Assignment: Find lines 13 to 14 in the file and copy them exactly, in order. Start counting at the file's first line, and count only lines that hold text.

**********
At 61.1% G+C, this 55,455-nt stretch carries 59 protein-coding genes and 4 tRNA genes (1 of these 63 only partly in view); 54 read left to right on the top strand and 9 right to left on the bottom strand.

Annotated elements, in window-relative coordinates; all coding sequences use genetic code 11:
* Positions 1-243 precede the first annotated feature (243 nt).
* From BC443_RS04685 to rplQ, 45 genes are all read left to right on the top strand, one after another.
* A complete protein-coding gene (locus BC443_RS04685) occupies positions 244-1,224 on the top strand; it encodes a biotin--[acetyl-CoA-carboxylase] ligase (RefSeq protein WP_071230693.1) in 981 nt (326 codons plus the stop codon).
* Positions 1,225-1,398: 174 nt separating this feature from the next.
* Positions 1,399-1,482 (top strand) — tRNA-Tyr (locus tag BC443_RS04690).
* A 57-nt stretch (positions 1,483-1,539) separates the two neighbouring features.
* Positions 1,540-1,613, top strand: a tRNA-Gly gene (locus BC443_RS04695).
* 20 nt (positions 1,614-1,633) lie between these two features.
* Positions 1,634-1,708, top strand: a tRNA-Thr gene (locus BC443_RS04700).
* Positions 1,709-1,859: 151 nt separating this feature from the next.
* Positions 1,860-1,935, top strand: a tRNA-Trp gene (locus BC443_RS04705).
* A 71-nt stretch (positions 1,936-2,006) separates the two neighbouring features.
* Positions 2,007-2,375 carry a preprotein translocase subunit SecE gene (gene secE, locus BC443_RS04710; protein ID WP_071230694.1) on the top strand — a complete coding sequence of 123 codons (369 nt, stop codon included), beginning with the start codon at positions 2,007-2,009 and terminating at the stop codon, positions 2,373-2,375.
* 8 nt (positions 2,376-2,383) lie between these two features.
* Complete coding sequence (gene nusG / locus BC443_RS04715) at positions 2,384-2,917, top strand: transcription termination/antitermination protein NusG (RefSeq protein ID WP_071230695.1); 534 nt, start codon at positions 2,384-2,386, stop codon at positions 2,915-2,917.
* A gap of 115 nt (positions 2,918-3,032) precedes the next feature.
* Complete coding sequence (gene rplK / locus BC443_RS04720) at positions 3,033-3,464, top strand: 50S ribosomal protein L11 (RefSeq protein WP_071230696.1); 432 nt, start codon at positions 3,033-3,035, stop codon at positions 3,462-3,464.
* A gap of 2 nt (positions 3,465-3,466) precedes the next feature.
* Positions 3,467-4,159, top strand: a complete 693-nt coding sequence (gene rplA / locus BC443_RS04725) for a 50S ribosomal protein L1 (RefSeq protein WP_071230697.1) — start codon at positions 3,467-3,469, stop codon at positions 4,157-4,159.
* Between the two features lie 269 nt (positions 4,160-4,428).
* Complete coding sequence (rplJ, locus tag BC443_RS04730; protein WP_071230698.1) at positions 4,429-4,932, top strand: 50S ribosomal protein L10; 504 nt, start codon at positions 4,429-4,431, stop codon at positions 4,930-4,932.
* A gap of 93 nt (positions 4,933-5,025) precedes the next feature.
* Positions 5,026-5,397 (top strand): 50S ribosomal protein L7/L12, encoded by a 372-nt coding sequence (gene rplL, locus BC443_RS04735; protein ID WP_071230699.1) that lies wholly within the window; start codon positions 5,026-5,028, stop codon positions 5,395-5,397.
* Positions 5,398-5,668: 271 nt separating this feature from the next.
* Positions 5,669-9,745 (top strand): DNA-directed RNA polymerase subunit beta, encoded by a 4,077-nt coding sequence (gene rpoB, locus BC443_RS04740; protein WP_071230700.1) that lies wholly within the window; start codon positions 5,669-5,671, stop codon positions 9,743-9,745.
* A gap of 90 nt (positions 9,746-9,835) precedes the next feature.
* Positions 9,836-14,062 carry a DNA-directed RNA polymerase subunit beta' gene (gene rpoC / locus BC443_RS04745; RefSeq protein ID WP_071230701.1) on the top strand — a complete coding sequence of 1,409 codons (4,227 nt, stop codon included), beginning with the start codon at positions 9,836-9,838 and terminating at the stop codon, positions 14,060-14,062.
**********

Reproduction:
* Positions 1,860-1,935, top strand: a tRNA-Trp gene (locus BC443_RS04705).
* A 71-nt stretch (positions 1,936-2,006) separates the two neighbouring features.